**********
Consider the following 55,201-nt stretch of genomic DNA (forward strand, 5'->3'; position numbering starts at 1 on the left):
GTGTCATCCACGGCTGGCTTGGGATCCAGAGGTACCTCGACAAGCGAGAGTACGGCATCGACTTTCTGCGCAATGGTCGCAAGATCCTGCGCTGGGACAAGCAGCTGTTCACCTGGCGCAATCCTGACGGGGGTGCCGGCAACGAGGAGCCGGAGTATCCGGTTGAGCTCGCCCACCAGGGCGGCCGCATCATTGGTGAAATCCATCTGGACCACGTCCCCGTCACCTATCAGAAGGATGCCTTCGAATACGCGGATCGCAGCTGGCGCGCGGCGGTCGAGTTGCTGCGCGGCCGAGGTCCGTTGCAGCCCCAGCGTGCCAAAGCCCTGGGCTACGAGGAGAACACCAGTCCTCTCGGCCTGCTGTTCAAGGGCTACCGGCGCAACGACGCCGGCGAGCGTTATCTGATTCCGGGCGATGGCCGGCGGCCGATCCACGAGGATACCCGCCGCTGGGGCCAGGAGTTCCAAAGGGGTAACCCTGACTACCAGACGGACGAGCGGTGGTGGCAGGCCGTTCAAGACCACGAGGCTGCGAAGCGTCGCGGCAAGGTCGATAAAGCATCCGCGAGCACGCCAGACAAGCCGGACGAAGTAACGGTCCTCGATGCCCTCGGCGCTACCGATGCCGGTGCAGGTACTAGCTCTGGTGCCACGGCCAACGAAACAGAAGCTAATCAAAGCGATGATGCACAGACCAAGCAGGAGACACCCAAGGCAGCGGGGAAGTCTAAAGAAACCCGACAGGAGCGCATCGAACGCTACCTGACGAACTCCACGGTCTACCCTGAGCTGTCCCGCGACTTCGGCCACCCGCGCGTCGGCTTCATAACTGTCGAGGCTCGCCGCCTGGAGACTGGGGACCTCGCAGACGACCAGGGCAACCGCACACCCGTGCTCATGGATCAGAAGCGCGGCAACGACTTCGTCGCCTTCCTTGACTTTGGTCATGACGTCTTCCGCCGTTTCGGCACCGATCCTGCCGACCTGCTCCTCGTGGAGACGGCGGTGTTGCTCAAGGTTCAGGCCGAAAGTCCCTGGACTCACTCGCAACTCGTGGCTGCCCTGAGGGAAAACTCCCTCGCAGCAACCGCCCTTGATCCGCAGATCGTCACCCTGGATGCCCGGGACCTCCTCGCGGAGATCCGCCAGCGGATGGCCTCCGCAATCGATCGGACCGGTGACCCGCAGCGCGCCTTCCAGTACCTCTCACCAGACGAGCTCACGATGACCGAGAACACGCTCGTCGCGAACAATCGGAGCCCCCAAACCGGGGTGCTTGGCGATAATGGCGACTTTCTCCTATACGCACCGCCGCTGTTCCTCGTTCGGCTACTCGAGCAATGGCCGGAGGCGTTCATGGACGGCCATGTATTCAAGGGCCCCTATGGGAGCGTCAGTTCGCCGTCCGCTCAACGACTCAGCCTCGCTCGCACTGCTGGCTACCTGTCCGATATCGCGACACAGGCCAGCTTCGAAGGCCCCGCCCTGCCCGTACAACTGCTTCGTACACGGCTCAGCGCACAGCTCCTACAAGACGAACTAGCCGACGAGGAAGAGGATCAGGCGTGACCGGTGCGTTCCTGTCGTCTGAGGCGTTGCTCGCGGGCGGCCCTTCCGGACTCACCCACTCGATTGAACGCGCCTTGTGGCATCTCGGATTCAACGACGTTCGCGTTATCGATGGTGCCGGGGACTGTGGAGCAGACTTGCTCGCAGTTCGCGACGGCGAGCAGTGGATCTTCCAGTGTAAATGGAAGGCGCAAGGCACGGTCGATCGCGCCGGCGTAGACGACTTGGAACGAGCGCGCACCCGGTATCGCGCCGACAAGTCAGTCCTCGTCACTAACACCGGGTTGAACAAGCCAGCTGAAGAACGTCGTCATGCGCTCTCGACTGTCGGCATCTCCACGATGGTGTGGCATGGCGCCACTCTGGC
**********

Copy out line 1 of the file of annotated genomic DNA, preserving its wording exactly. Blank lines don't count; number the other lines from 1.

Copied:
Consider the following 55,201-nt stretch of genomic DNA (forward strand, 5'->3'; position numbering starts at 1 on the left):